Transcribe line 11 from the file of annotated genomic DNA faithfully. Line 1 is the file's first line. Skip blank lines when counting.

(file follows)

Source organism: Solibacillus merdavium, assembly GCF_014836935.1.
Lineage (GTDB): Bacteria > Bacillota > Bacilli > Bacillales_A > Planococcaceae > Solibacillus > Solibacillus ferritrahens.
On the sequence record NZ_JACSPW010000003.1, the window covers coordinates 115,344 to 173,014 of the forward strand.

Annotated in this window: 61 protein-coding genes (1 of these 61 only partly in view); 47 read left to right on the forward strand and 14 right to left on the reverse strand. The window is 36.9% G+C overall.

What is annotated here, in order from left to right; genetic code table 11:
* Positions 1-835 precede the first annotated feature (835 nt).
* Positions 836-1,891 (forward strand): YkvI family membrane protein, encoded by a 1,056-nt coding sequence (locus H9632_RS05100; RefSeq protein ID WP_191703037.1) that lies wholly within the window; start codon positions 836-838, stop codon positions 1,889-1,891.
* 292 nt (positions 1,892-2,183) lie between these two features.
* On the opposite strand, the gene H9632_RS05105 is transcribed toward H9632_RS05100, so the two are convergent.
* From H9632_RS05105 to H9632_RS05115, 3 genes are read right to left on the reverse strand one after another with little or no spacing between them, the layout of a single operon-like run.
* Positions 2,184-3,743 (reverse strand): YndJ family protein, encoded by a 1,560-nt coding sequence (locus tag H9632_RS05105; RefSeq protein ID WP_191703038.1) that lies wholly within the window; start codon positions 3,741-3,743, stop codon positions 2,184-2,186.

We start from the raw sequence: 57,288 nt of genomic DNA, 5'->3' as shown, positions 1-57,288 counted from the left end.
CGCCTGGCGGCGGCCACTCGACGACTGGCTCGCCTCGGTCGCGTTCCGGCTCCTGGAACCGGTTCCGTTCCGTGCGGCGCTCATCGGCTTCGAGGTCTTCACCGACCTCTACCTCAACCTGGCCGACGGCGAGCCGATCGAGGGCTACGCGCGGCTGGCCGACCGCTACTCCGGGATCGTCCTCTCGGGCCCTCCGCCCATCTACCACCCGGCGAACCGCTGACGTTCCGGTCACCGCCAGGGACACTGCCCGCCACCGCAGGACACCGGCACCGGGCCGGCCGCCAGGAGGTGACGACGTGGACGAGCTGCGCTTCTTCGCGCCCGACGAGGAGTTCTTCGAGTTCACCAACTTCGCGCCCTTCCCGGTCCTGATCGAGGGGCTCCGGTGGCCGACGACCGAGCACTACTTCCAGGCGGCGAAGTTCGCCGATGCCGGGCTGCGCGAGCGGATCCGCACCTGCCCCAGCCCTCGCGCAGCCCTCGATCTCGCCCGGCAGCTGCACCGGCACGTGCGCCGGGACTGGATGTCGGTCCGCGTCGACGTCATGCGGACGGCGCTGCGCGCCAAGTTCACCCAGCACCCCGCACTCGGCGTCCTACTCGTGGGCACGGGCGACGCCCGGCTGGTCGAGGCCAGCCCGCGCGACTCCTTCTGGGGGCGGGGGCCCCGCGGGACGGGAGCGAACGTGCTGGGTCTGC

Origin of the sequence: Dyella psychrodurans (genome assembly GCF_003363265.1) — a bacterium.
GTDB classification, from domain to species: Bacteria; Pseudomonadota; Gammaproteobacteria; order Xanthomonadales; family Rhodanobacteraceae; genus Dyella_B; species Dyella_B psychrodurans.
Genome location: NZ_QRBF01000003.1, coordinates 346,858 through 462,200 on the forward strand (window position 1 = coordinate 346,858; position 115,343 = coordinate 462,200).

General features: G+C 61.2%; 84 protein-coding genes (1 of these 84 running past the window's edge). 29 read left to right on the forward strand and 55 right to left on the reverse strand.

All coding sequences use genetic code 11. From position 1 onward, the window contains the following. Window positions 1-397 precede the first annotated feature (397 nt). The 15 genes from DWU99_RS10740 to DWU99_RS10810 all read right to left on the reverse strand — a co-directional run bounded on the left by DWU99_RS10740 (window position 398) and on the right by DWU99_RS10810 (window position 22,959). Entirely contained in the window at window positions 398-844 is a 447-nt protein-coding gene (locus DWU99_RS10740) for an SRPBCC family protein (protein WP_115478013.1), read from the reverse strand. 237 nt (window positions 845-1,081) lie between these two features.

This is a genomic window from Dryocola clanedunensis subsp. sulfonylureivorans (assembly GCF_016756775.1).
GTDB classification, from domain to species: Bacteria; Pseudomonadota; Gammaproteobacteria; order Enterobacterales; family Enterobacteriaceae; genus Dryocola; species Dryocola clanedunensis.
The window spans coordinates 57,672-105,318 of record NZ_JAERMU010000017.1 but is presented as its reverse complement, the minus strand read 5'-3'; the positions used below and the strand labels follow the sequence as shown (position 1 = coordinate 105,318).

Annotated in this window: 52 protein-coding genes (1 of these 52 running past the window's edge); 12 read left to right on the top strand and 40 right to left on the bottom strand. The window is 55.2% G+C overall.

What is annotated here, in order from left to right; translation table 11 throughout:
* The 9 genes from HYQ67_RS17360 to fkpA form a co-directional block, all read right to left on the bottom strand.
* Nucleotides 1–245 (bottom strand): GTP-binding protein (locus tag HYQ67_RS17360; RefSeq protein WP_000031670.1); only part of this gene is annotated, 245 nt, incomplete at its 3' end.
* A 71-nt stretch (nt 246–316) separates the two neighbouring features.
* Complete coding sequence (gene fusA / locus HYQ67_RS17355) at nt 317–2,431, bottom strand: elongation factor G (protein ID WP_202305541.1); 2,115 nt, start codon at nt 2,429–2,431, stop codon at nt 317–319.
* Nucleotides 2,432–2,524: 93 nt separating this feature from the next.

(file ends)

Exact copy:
* Positions 2,184-3,743 (reverse strand): YndJ family protein, encoded by a 1,560-nt coding sequence (locus tag H9632_RS05105; RefSeq protein ID WP_191703038.1) that lies wholly within the window; start codon positions 3,741-3,743, stop codon positions 2,184-2,186.